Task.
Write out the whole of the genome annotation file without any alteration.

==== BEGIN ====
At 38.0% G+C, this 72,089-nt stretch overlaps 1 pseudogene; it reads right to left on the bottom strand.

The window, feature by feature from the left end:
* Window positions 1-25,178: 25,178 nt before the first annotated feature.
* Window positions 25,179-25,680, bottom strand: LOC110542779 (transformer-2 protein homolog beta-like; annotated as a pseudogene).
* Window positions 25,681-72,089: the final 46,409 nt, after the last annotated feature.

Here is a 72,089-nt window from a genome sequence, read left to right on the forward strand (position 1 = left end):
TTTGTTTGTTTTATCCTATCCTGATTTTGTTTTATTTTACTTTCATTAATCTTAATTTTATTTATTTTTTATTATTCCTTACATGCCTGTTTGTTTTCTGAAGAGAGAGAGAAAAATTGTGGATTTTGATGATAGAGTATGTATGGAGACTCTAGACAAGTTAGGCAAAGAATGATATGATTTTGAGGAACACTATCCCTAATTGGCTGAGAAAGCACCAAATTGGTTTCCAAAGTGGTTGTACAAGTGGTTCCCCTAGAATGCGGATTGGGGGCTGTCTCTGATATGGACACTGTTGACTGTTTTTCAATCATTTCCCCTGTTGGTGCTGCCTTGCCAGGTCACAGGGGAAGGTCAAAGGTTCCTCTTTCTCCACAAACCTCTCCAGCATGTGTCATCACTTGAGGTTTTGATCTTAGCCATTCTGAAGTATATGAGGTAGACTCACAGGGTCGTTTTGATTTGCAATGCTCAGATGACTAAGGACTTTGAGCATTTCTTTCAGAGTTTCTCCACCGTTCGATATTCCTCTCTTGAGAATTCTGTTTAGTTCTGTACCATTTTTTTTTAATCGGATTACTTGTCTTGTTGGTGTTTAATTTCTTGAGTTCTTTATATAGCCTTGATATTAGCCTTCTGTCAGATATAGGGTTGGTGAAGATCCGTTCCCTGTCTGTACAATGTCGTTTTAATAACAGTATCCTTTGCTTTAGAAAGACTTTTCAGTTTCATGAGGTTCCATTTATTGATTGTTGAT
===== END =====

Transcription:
At 38.0% G+C, this 72,089-nt stretch overlaps 1 pseudogene; it reads right to left on the bottom strand.

The window, feature by feature from the left end:
* Window positions 1-25,178: 25,178 nt before the first annotated feature.
* Window positions 25,179-25,680, bottom strand: LOC110542779 (transformer-2 protein homolog beta-like; annotated as a pseudogene).
* Window positions 25,681-72,089: the final 46,409 nt, after the last annotated feature.

Here is a 72,089-nt window from a genome sequence, read left to right on the forward strand (position 1 = left end):
TTTGTTTGTTTTATCCTATCCTGATTTTGTTTTATTTTACTTTCATTAATCTTAATTTTATTTATTTTTTATTATTCCTTACATGCCTGTTTGTTTTCTGAAGAGAGAGAGAAAAATTGTGGATTTTGATGATAGAGTATGTATGGAGACTCTAGACAAGTTAGGCAAAGAATGATATGATTTTGAGGAACACTATCCCTAATTGGCTGAGAAAGCACCAAATTGGTTTCCAAAGTGGTTGTACAAGTGGTTCCCCTAGAATGCGGATTGGGGGCTGTCTCTGATATGGACACTGTTGACTGTTTTTCAATCATTTCCCCTGTTGGTGCTGCCTTGCCAGGTCACAGGGGAAGGTCAAAGGTTCCTCTTTCTCCACAAACCTCTCCAGCATGTGTCATCACTTGAGGTTTTGATCTTAGCCATTCTGAAGTATATGAGGTAGACTCACAGGGTCGTTTTGATTTGCAATGCTCAGATGACTAAGGACTTTGAGCATTTCTTTCAGAGTTTCTCCACCGTTCGATATTCCTCTCTTGAGAATTCTGTTTAGTTCTGTACCATTTTTTTTTAATCGGATTACTTGTCTTGTTGGTGTTTAATTTCTTGAGTTCTTTATATAGCCTTGATATTAGCCTTCTGTCAGATATAGGGTTGGTGAAGATCCGTTCCCTGTCTGTACAATGTCGTTTTAATAACAGTATCCTTTGCTTTAGAAAGACTTTTCAGTTTCATGAGGTTCCATTTATTGATTGTTGAT